What do you think of when you hear the word “rapist”?

For many people, the word invokes a vision similar to the one “vampire” might invoke: violence in dark alleyways - a faceless, hulking figure attacking a screaming young woman. A natural predator. A monster.

In a perfect world, these monsters wouldn’t exist, but this is not a perfect world.

And so in the same way that characters in vampire stories are reminded to carry garlic, young women are reminded not to walk alone at night, not to venture into dangerous areas, not to wear “immodest clothing”, and not to drink too much.

“If you can just follow these rules,” society claims, “The monster won’t attack you.”

Monsters like vampires are conveniently simple to understand. They’re evil for the sake of being evil. It’s in their nature.

When you view rapists this way, campaigns that talk about teaching rapists not to rape rather than teaching victims not to get raped might seem as ludicrous as a campaign teaching vampires not to drink blood.

The thing is, rapists are often not literally cold-blooded, faceless monsters who are proudly and knowingly evil. They’re people.

When Bill Cosby raped his victims, it was not at knifepoint in an alleyway. He was not a masked thug, easily recognizable as a “baddie”. This is Bill Cosby, of the iconic, wholesome, family TV show we all watched. He’s one of the most famous dads of all time.

Can any fan of his be blamed for trusting him? For being willing to spend time alone with him? For accepting when he offered them a drink?

Dozens of women have come forward to accuse him of rape or sexual assault, often after drugging them, but Bill Cosby just doesn’t fit our “faceless monster” mental image of rapist.

Perhaps this is why even now, after released court documents have revealed that Cosby admitted to drugging women for sex, the word “rape” is so often carefully avoided.

According to the New York Post, Cosby’s wife Camille believes his accusers “consented” to drugs and sex. Camille is also reported to have said, “They are making him out to be such a bad guy, a monster”.

I wonder, does Cosby see himself as a rapist? Or consider his actions “that bad”?

In an old comedy routine he describes being a 13 year old boy who hears about “Spanish Fly”, something you can put in a girl’s drink.

“From then on, man, every time you see a girl. ‘Wish I had some Spanish Fly’. Go to a party, see five girls standing along. ‘Boy if I had a whole jug of Spanish Fly, light that corner up over there. Hahahaha’.”

As the routine goes on, he describes being an adult who, with a friend, is excited to go to on a trip to Spain, because in Spain they might be able to get some “Spanish Fly”. He describes this as “our childhood dream come true”.

The joke is that they get to Spain, prepare to ask the Spanish taxi driver about “Spanish Fly”, and he turns around and asks them about “American fly”.

The undertones of this joke? All around the world, men and boys dream for a drug they can just slip into a girl’s drink, and this is charmingly amusing rather than horrifying. Boys will be boys. Ha ha.

This joke is from 1969. The earliest alleged sexual assault, in which Cosby drugged his victim, would have happened in 1965. This means a rapist stood on stage and joked about rape, and his audience laughed along with him. He never had to examine his actions or see how monstrous they were, because “boys will be boys”.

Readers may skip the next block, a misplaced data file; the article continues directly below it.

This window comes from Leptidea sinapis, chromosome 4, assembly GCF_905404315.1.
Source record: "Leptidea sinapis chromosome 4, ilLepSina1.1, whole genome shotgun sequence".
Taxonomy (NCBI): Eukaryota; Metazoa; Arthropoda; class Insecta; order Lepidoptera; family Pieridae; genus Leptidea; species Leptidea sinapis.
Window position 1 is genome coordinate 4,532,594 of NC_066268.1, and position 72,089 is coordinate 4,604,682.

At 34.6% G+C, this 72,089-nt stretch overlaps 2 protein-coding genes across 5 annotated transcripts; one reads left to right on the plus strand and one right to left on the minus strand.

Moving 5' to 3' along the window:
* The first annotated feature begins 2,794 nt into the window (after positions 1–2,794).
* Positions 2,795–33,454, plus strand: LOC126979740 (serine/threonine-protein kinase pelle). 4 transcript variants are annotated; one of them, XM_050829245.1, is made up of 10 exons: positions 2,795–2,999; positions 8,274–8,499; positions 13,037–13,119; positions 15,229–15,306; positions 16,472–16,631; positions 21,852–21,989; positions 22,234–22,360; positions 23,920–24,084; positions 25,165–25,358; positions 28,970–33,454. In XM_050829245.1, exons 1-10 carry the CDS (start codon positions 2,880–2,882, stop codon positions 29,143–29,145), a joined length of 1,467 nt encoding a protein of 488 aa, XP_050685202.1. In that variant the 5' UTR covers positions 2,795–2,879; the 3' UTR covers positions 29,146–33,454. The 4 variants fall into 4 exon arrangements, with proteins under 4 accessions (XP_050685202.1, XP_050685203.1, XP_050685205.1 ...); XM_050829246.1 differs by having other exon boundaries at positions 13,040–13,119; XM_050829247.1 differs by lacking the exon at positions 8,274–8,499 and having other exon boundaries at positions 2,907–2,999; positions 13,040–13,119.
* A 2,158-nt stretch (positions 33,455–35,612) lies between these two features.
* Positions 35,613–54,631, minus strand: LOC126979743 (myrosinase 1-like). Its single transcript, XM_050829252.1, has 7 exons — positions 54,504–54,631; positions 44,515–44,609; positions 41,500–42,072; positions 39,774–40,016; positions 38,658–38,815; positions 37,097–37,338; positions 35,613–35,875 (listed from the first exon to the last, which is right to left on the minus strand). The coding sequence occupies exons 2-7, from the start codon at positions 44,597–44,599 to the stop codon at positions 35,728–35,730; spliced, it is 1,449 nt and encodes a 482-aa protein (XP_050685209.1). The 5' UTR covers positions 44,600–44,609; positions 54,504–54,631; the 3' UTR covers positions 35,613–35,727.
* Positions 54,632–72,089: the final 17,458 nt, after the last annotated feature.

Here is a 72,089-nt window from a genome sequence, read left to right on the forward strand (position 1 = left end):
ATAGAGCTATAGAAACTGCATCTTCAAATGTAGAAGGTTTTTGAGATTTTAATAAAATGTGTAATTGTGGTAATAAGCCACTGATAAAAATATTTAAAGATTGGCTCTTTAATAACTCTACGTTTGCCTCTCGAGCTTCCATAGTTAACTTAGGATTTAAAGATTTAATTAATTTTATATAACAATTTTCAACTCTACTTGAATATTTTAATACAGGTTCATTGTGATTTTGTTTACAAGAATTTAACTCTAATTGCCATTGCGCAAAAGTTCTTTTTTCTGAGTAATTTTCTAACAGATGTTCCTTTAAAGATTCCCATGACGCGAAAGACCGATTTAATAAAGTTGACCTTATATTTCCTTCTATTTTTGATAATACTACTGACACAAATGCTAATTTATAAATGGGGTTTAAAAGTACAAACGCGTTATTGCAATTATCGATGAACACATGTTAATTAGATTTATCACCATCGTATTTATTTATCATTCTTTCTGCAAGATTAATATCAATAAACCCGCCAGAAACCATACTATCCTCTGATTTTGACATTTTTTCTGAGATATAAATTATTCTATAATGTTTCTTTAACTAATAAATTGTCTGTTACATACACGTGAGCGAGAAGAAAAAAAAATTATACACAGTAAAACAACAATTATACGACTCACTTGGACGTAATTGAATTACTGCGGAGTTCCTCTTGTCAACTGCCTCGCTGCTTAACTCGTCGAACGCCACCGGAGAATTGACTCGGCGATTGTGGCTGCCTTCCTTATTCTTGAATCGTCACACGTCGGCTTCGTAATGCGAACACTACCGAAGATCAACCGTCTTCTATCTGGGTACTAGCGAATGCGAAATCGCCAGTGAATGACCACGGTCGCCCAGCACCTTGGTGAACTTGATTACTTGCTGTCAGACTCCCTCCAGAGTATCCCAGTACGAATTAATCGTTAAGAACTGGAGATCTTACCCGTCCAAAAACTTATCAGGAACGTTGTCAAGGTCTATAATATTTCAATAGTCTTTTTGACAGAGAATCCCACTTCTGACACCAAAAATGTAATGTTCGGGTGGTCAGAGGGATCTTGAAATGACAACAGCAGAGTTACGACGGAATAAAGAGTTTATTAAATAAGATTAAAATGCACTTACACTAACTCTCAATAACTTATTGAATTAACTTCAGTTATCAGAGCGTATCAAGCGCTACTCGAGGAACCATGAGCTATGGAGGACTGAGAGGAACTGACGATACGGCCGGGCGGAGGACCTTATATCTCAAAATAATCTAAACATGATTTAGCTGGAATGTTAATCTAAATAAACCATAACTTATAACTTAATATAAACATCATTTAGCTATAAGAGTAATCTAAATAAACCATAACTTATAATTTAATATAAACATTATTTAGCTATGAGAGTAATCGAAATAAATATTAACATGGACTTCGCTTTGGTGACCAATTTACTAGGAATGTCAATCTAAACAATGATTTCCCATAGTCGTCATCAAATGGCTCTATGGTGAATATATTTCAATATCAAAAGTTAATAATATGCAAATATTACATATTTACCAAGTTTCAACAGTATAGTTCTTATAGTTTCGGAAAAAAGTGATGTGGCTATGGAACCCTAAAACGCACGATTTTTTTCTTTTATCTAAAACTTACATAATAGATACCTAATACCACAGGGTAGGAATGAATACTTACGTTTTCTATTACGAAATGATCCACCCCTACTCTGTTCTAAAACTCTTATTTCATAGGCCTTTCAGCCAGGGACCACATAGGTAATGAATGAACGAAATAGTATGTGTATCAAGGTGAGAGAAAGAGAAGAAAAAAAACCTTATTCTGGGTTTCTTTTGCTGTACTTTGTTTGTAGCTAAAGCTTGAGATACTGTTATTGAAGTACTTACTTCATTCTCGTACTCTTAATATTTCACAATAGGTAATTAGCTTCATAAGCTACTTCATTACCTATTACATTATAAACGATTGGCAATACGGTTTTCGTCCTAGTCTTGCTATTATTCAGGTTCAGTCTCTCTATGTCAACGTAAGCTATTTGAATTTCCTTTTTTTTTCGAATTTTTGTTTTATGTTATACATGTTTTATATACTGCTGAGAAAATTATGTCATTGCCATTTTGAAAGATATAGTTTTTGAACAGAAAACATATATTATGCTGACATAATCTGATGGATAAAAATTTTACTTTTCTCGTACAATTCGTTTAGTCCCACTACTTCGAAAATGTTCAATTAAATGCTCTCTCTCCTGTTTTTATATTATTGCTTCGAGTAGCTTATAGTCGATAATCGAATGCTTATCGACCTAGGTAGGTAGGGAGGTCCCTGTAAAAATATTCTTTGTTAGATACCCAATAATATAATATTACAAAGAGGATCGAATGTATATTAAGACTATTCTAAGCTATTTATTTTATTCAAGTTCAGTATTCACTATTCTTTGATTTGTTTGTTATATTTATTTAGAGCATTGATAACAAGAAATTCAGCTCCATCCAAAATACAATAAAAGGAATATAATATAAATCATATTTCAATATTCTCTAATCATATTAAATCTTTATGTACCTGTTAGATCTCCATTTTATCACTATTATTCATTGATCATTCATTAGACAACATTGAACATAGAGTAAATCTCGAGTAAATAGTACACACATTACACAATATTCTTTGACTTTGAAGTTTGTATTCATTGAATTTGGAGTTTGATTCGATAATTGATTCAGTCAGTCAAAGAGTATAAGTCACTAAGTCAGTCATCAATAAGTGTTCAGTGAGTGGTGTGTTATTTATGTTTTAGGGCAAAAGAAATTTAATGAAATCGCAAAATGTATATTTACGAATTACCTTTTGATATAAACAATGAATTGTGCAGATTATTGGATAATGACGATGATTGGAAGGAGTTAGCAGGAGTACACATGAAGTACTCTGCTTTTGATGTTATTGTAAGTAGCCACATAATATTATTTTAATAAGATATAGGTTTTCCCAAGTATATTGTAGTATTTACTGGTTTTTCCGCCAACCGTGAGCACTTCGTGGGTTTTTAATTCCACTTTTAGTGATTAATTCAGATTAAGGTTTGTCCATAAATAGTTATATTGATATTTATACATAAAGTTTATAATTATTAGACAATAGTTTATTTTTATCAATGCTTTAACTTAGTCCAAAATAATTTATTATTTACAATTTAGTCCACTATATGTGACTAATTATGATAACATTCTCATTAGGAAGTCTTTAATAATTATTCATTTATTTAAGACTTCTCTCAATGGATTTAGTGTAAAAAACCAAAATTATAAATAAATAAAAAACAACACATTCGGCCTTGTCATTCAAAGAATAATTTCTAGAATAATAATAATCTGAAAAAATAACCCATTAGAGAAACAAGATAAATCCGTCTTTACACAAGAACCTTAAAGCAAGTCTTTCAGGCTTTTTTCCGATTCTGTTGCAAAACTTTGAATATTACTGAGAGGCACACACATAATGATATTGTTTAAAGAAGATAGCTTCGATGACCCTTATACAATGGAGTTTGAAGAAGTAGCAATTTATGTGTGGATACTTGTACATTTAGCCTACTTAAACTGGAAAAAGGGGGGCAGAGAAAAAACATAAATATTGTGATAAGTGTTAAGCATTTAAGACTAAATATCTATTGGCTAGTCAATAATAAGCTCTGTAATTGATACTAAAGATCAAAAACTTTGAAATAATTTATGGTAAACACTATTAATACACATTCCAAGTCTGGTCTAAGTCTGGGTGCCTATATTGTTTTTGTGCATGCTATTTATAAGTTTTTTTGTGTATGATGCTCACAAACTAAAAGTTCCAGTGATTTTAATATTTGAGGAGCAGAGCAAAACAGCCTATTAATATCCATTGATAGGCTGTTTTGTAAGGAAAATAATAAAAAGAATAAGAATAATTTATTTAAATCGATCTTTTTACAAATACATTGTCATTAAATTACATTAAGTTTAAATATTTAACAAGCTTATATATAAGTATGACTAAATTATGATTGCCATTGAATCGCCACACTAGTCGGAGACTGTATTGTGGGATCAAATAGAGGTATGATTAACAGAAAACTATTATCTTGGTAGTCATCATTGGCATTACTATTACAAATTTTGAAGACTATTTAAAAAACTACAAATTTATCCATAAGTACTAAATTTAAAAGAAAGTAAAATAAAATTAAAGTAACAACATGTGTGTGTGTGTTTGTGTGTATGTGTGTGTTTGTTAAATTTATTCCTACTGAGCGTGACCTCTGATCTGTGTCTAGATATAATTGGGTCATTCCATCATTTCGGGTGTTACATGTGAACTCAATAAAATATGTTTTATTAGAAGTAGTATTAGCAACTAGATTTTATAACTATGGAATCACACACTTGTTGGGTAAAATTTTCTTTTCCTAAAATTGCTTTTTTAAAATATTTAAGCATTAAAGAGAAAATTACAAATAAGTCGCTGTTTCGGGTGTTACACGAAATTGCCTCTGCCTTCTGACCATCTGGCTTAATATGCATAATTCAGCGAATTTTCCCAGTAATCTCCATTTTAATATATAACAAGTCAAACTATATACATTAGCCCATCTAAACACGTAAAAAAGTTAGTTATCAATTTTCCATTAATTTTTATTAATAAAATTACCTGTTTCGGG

I want to talk about another rapist, one that many have found a lot easier to see as a faceless monster.

Mukesh Singh is one of six men who took part in an infamously vicious gang rape on a bus in India in 2012. They not only raped Jyoti Singh, their 23 year old victim, but they beat and penetrated her with iron rods, causing her to die of internal injuries.

In a recent interview, Mukesh said he had no regrets about the rape, largely because he felt Jyoti brought it upon herself.

As far as he’s concerned, and I quote, “A decent girl won’t roam about at 9 o’clock at night”. He also blames Jyoti for her death, claiming that “if she stayed silent and didn’t put up a fight” she’d “be alive today”.

Mukesh also wondered why people are “making a fuss” about the rape, when “everybody’s doing it”.

Apart from the fact that they’re both rapists, there’s an extremely important similarity between Cosby and Mukesh: Both seem to view their behaviour as normal. According to Cosby, all boys share this dream of one day obtaining some “Spanish Fly”. According to Mukesh, “everybody’s doing it”, and really the only person who he felt did anything bad was his victim.

This is rape culture.

This is why we need to teach boys that drugging girls is not charming and cute. This is why we need to teach men that all women deserve respect, not just so-called “decent” girls.

This is why we need to teach everyone that consent matters, and that having sex with someone without their consent, whether that person is male or female, whether you are male or female, is rape.

Rapists aren’t monsters that can be warded off by staying in at night and never being a woman who is wearing a short skirt. They’re humans, men and women, who often simply haven’t learned the lesson that rape is wrong, or even that what they’re doing is rape.

And this is why, if we genuinely want to stop rape, we need to stop teaching “don’t get raped”, and instead begin to teach “don’t rape”.

More from Laura Shortridge:

That man who murdered nine people in America? I know him.

Are trigger warnings really that necessary?

You know what should bother you more than false accusations of racism? Racism

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